There is good news from this legislative session regarding public access to public records, and that's a rare enough occurrence these days that we thought it was worth noting.
We've written before about Senate Bill 609, which would require anyone requesting public records to outline, "with particularity ... how the requester intends to use the requested records." Current law does not require people requesting records to offer any justification for making their requests.
Sen. Betsy Johnson, D-Scappoose, introduced the bill on behalf of former Rep. Deborah Boone. Boone told The Daily Astorian newspaper that she wanted to make sure that only "legitimate" requests for records would be honored. But the bill itself didn't specify that — and it didn't say who would be responsible for making the decisions about what requests were legitimate and which ones were not.
Boone likely wanted to curb so-called "fishing expeditions" by the news media and members of the public — requests for government records that are needlessly broad and not very specific.
But here's the problem: The government has no business whatsoever asking people who making requests for public records why they want access to those records. If it's public, it's public — and that should be the end of the story. In cases where a government entity might have problems dealing with an overly broad request for records, it's certainly within its rights to suggest ways that a search could be narrowed — but members of the public making those requests are under no obligation to say why they want the records.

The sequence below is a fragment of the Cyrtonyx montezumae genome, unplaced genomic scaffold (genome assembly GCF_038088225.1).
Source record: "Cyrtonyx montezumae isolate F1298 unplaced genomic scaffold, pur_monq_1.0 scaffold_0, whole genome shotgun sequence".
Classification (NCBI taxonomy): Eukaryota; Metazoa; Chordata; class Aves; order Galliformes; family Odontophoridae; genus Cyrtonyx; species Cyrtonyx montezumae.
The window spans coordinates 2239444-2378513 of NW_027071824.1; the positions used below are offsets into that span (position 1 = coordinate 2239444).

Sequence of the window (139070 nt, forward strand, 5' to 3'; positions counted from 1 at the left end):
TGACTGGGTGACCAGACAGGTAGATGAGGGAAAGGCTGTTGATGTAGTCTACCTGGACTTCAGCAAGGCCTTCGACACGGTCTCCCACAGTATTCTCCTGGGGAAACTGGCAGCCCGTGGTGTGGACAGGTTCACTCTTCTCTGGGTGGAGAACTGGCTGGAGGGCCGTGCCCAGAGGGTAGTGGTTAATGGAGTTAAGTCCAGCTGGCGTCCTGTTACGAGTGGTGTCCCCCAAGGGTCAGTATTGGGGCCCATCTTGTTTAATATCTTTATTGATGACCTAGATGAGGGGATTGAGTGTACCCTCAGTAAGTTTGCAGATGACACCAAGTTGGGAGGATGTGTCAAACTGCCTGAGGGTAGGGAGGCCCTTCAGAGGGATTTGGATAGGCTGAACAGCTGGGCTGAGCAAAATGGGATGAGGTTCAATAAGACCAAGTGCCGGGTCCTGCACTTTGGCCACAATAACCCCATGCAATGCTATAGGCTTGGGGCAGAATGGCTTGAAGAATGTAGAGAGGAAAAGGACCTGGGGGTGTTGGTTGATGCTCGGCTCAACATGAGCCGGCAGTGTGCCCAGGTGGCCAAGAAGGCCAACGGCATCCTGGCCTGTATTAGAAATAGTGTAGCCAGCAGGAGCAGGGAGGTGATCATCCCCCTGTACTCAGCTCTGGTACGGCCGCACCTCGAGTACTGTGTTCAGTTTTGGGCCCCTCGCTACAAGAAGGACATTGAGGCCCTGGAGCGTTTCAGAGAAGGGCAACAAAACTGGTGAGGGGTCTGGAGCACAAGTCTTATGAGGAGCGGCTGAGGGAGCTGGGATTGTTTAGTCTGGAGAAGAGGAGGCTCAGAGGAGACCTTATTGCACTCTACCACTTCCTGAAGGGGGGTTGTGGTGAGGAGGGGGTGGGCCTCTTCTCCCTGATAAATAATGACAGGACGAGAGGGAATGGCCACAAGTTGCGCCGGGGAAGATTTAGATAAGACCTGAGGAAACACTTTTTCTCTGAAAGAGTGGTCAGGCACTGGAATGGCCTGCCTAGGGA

The good news here is that Boone has asked Johnson to let the bill die, and that's what should happen here — although you never know for sure that a proposal is completely dead until the Legislature adjourns later this year.
Boone, as it turns out, was the subject of a records request from The Oregonian newspaper that yielded 1,800 or so pages of her own correspondence. (Boone said she had asked for the bill to be drafted a few days before the newspaper made the request.)
The newspaper, as part of a broader investigation into state campaign finances, was curious to find out why she had continued to fundraise after announcing her retirement from the Legislature. The newspaper discovered, in part, that Boone had used her state email account to contact state agencies about issues that involved family members.
The Oregonian also used the records to examine a curious campaign finance practice in Oregon: the so-called "pass-through," in which donors give money to an officeholder with instructions to pass the dough along to another candidate under the officeholder's name. In an interview with The Oregonian, Boone described a pair of donations from last year that appeared to come from her but came instead from other donors. Boone said the practice is commonplace in the Capitol.
It's a practice that may violate state law. But even if it's legal, it doesn't look good. Legislative leaders need to take a long long at reforming this practice, and the sooner, the better.
But making a case for campaign-finance reform in Oregon is not our main purpose today. Instead, we offer details about this because the investigation offers yet another reason why it's important that public records remain accessible to the public. Forcing people seeking records to state why they want the records easily could have created a chilling effect — and, in theory at least, could have given the government entities holding those records incentives to stonewall requests.
Over the last couple of years, Oregon has started to regain some momentum toward revitalizing its open records laws, after decades in which advocates for openness lost ground every time the Legislature met. Senate Bill 609, in a single stroke, would have jeopardized all those gains. It's a good thing that the measure appears to be dead. (mm)